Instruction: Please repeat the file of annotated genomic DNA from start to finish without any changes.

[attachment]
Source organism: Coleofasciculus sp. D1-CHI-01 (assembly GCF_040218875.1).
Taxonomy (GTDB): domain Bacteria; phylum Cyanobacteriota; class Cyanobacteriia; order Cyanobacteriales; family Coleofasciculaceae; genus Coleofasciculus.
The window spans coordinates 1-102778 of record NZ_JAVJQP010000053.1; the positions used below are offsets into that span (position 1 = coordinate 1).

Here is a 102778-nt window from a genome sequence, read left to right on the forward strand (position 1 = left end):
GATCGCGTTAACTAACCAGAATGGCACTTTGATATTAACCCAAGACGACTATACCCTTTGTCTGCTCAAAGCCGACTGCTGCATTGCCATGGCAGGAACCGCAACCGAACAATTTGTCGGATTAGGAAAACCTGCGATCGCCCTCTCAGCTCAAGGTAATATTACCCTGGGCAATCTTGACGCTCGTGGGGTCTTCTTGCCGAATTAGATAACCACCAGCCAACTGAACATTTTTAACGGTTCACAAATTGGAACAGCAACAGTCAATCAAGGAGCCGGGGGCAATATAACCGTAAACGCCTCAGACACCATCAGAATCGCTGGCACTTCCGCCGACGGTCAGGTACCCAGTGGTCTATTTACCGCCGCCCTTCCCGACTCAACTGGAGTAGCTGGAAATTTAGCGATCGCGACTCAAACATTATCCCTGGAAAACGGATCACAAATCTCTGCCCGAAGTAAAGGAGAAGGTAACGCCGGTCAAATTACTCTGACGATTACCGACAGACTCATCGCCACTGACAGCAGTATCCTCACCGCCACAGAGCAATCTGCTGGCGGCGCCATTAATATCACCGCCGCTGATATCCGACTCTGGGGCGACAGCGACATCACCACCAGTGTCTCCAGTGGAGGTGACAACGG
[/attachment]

Source organism: Coleofasciculus sp. D1-CHI-01 (assembly GCF_040218875.1).
Taxonomy (GTDB): domain Bacteria; phylum Cyanobacteriota; class Cyanobacteriia; order Cyanobacteriales; family Coleofasciculaceae; genus Coleofasciculus.
The window spans coordinates 1-102778 of record NZ_JAVJQP010000053.1; the positions used below are offsets into that span (position 1 = coordinate 1).

Here is a 102778-nt window from a genome sequence, read left to right on the forward strand (position 1 = left end):
GATCGCGTTAACTAACCAGAATGGCACTTTGATATTAACCCAAGACGACTATACCCTTTGTCTGCTCAAAGCCGACTGCTGCATTGCCATGGCAGGAACCGCAACCGAACAATTTGTCGGATTAGGAAAACCTGCGATCGCCCTCTCAGCTCAAGGTAATATTACCCTGGGCAATCTTGACGCTCGTGGGGTCTTCTTGCCGAATTAGATAACCACCAGCCAACTGAACATTTTTAACGGTTCACAAATTGGAACAGCAACAGTCAATCAAGGAGCCGGGGGCAATATAACCGTAAACGCCTCAGACACCATCAGAATCGCTGGCACTTCCGCCGACGGTCAGGTACCCAGTGGTCTATTTACCGCCGCCCTTCCCGACTCAACTGGAGTAGCTGGAAATTTAGCGATCGCGACTCAAACATTATCCCTGGAAAACGGATCACAAATCTCTGCCCGAAGTAAAGGAGAAGGTAACGCCGGTCAAATTACTCTGACGATTACCGACAGACTCATCGCCACTGACAGCAGTATCCTCACCGCCACAGAGCAATCTGCTGGCGGCGCCATTAATATCACCGCCGCTGATATCCGACTCTGGGGCGACAGCGACATCACCACCAGTGTCTCCAGTGGAGGTGACAACGG